1. Dealing with the downturn

While co-operatives have dealt with the current economic crisis better than other models of enterprise, they haven’t been immune to its effects. Mondragón has attempted to negate some of the worst effects by implementing measures aimed at protecting member interests. Some of the measures they take include withholding the 7.5% dividend paid on members’ capital accounts; reducing the working week to four days; letting non-member workers go; and relocating members from poorly performing co-ops to ones that are not in financial difficulty. These range of measures are designed to protect employment levels amongst members and to dilute the amount of risk borne by any one member or co-operative.

2. Getting capital onside

Day three of our trip took us outside of Mondragón to a potato processor, Udapa. Udapa is a secondary co-operative consisting of three member classes: a producer co-operative, a worker co-operative, and a credit union. Now, there is nothing hugely innovative about secondary co-operatives but I was intrigued by the role the credit union played; I just couldn’t figure out the need the secondary co-operative solved in terms of the credit union. It turns out that the credit union’s role is central to the financial stability of the co-operative: as well as contributing 20% of the capital requirements of the co-operative, the credit union forgoes its claim of the surplus in return for the co-operative conducting its banking with it. Udapa’s financial support might just be replicable here in the UK and could significantly increase the probability of smaller co-operatives surviving and subsequently prospering.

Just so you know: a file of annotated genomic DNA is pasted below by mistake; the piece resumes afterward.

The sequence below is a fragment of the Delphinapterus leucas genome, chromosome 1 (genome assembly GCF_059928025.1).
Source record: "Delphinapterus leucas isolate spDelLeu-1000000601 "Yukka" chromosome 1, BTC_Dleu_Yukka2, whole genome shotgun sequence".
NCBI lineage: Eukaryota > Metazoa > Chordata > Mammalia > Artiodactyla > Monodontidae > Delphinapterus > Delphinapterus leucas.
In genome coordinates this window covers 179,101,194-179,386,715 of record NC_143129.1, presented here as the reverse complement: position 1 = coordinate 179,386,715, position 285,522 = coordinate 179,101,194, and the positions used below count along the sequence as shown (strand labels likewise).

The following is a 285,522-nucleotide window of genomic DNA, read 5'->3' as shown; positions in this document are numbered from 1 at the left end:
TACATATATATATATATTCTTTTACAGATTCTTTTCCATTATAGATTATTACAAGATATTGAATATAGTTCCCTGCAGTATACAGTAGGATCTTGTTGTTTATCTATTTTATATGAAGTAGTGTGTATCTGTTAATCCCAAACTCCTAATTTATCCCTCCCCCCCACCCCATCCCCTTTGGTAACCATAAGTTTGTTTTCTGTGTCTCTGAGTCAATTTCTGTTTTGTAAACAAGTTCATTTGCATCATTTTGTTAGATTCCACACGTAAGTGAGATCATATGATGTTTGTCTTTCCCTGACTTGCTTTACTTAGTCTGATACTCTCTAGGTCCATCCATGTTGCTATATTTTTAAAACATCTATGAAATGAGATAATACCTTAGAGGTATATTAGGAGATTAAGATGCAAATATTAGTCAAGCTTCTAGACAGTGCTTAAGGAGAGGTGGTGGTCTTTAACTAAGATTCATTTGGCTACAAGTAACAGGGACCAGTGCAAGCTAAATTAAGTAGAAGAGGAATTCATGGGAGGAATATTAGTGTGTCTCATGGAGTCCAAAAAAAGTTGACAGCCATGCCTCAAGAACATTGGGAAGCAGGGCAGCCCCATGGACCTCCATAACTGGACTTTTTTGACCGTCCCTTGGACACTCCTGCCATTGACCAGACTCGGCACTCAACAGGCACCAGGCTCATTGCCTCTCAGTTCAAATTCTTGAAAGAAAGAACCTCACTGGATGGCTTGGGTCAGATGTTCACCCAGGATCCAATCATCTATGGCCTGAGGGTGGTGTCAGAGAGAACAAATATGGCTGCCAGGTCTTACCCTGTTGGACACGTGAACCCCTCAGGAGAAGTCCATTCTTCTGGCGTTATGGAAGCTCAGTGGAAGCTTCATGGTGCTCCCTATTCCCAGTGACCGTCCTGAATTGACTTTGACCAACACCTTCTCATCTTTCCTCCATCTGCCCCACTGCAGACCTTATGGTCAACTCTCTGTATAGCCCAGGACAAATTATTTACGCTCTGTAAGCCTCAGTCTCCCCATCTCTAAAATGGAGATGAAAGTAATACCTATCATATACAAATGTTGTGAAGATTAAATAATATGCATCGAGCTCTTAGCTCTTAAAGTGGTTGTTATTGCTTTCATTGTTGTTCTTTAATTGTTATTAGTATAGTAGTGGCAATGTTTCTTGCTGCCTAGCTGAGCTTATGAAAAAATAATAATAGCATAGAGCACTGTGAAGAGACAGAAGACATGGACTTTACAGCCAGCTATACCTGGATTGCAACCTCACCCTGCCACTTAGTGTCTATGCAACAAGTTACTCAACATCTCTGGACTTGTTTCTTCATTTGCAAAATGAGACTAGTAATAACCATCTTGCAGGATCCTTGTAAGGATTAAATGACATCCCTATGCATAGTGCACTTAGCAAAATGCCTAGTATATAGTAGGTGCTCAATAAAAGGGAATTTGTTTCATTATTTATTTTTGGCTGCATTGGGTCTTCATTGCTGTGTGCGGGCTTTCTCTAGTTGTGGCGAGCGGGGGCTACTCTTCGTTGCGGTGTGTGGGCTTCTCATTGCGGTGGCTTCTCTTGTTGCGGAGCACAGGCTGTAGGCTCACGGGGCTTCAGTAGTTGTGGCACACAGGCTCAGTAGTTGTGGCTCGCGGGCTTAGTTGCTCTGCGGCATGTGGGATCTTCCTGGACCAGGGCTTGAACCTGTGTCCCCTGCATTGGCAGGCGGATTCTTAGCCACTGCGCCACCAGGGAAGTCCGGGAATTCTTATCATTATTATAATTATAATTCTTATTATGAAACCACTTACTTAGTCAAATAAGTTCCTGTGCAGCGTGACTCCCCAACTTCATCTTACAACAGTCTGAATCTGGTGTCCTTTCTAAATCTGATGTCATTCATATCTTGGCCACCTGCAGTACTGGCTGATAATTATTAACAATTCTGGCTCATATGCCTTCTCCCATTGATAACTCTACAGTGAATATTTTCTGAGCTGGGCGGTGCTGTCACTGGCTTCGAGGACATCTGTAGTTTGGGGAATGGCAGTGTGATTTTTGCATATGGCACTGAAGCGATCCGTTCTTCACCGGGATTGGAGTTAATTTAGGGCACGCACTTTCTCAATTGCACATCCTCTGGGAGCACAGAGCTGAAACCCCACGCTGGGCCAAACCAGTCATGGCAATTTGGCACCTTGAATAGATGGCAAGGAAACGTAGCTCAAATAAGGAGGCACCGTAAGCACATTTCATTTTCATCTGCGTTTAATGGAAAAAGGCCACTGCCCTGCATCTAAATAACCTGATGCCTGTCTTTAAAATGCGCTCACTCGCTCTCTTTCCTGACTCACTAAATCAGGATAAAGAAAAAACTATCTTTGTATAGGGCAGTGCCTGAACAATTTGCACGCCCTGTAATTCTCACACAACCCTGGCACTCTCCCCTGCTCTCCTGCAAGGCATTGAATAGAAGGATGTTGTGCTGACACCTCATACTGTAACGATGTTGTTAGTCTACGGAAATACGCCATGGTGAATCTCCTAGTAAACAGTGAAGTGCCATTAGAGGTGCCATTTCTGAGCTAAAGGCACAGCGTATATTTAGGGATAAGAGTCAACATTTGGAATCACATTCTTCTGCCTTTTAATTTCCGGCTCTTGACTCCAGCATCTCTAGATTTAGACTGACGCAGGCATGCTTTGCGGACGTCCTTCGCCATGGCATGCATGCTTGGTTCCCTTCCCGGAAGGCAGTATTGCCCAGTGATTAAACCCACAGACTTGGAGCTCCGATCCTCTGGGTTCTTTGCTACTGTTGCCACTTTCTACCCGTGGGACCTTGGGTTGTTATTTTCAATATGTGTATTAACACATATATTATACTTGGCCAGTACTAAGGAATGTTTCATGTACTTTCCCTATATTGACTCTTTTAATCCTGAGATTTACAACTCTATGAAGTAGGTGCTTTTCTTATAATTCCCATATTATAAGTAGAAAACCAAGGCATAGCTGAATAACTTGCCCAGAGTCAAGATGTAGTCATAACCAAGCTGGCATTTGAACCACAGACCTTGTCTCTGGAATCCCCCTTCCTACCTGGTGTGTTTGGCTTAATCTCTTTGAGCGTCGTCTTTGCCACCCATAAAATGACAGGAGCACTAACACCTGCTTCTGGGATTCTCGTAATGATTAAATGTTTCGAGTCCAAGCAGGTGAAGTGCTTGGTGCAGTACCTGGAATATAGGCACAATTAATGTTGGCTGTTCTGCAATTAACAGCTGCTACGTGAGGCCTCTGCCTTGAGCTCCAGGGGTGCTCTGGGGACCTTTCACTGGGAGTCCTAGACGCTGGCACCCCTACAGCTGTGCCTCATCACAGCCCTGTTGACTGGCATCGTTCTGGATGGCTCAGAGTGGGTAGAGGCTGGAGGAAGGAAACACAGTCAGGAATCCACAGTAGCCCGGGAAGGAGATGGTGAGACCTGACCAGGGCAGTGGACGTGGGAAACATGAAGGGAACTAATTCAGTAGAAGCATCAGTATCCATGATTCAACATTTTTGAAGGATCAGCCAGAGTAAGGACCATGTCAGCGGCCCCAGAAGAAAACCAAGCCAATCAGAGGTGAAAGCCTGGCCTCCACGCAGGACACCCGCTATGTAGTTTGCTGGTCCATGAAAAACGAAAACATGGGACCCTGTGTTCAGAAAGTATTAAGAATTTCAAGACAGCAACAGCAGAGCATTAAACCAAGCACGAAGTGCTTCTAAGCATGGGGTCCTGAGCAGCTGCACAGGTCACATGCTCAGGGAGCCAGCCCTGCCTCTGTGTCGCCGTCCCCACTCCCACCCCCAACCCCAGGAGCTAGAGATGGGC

3. Involving multiple stakeholders

Following on from the previous innovation, the Mondragón co-operatives are particularly adept at productively managing multiple member classes. Take Eroski, the equivalent of the Co-operative Group. It successfully balances the needs of worker and consumer members to operate a multi-billion euro business. Representation on the board is equal: 6 worker-members and 6 consumer members. The co-operative bank, the Caja Laboral Popular, is no different: the needs of its co-operative members are balanced with those of the bank’s workers. In this case, representation is weighted 8:4 in favour of co-operative members but the result is the same i.e. a highly successful enterprise. And finally, Mondragón University is a secondary co-operative whose members are the different faculties, who in turn have three member classes: students, lecturers and collaborative partners (local businesses, authorities, community organisations). Co-operative practitioners and scholars will be aware of the challenges associated with operating a hybrid co-operative but the Mondragón experience, while not offering an off-the-shelf solution, could possibly offer a way of galvanising the disparate consumer and worker movements here in the UK.